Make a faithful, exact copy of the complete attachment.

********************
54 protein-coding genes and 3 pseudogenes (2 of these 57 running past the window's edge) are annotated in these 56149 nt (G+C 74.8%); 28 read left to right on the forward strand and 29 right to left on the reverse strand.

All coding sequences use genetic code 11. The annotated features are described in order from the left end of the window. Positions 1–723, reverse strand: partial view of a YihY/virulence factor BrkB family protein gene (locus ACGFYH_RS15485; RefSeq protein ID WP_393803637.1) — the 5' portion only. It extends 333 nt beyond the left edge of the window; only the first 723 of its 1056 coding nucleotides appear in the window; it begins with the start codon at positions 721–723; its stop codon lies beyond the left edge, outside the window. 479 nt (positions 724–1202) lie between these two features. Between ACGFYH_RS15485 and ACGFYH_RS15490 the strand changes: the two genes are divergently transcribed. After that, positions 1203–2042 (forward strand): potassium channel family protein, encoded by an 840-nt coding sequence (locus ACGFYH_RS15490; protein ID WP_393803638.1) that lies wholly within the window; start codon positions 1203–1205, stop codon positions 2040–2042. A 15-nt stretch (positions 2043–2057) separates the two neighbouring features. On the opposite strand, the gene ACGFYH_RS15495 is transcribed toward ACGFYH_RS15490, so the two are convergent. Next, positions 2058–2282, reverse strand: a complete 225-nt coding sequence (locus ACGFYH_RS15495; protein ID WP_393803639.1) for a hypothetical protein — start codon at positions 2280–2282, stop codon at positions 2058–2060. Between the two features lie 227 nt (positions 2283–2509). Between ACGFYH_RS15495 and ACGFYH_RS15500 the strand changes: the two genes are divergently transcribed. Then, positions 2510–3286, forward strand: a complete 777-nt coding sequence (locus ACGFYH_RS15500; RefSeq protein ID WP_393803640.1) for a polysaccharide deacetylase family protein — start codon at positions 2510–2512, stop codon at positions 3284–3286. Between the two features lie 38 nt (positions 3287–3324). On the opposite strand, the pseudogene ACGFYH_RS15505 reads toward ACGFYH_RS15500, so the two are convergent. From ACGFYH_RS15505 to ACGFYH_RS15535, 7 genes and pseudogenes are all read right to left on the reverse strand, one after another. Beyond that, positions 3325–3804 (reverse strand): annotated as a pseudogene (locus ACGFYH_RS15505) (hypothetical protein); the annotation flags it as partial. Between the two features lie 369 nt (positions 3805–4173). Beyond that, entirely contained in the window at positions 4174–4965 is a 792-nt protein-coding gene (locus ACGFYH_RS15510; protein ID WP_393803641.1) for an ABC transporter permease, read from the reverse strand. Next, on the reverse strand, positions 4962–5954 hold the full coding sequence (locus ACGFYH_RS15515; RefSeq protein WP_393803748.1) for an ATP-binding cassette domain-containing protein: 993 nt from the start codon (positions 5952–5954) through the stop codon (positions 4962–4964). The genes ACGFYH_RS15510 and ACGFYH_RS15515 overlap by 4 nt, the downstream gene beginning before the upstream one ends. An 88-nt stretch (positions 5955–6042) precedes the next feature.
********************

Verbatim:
54 protein-coding genes and 3 pseudogenes (2 of these 57 running past the window's edge) are annotated in these 56149 nt (G+C 74.8%); 28 read left to right on the forward strand and 29 right to left on the reverse strand.

All coding sequences use genetic code 11. The annotated features are described in order from the left end of the window. Positions 1–723, reverse strand: partial view of a YihY/virulence factor BrkB family protein gene (locus ACGFYH_RS15485; RefSeq protein ID WP_393803637.1) — the 5' portion only. It extends 333 nt beyond the left edge of the window; only the first 723 of its 1056 coding nucleotides appear in the window; it begins with the start codon at positions 721–723; its stop codon lies beyond the left edge, outside the window. 479 nt (positions 724–1202) lie between these two features. Between ACGFYH_RS15485 and ACGFYH_RS15490 the strand changes: the two genes are divergently transcribed. After that, positions 1203–2042 (forward strand): potassium channel family protein, encoded by an 840-nt coding sequence (locus ACGFYH_RS15490; protein ID WP_393803638.1) that lies wholly within the window; start codon positions 1203–1205, stop codon positions 2040–2042. A 15-nt stretch (positions 2043–2057) separates the two neighbouring features. On the opposite strand, the gene ACGFYH_RS15495 is transcribed toward ACGFYH_RS15490, so the two are convergent. Next, positions 2058–2282, reverse strand: a complete 225-nt coding sequence (locus ACGFYH_RS15495; protein ID WP_393803639.1) for a hypothetical protein — start codon at positions 2280–2282, stop codon at positions 2058–2060. Between the two features lie 227 nt (positions 2283–2509). Between ACGFYH_RS15495 and ACGFYH_RS15500 the strand changes: the two genes are divergently transcribed. Then, positions 2510–3286, forward strand: a complete 777-nt coding sequence (locus ACGFYH_RS15500; RefSeq protein ID WP_393803640.1) for a polysaccharide deacetylase family protein — start codon at positions 2510–2512, stop codon at positions 3284–3286. Between the two features lie 38 nt (positions 3287–3324). On the opposite strand, the pseudogene ACGFYH_RS15505 reads toward ACGFYH_RS15500, so the two are convergent. From ACGFYH_RS15505 to ACGFYH_RS15535, 7 genes and pseudogenes are all read right to left on the reverse strand, one after another. Beyond that, positions 3325–3804 (reverse strand): annotated as a pseudogene (locus ACGFYH_RS15505) (hypothetical protein); the annotation flags it as partial. Between the two features lie 369 nt (positions 3805–4173). Beyond that, entirely contained in the window at positions 4174–4965 is a 792-nt protein-coding gene (locus ACGFYH_RS15510; protein ID WP_393803641.1) for an ABC transporter permease, read from the reverse strand. Next, on the reverse strand, positions 4962–5954 hold the full coding sequence (locus ACGFYH_RS15515; RefSeq protein WP_393803748.1) for an ATP-binding cassette domain-containing protein: 993 nt from the start codon (positions 5952–5954) through the stop codon (positions 4962–4964). The genes ACGFYH_RS15510 and ACGFYH_RS15515 overlap by 4 nt, the downstream gene beginning before the upstream one ends. An 88-nt stretch (positions 5955–6042) precedes the next feature.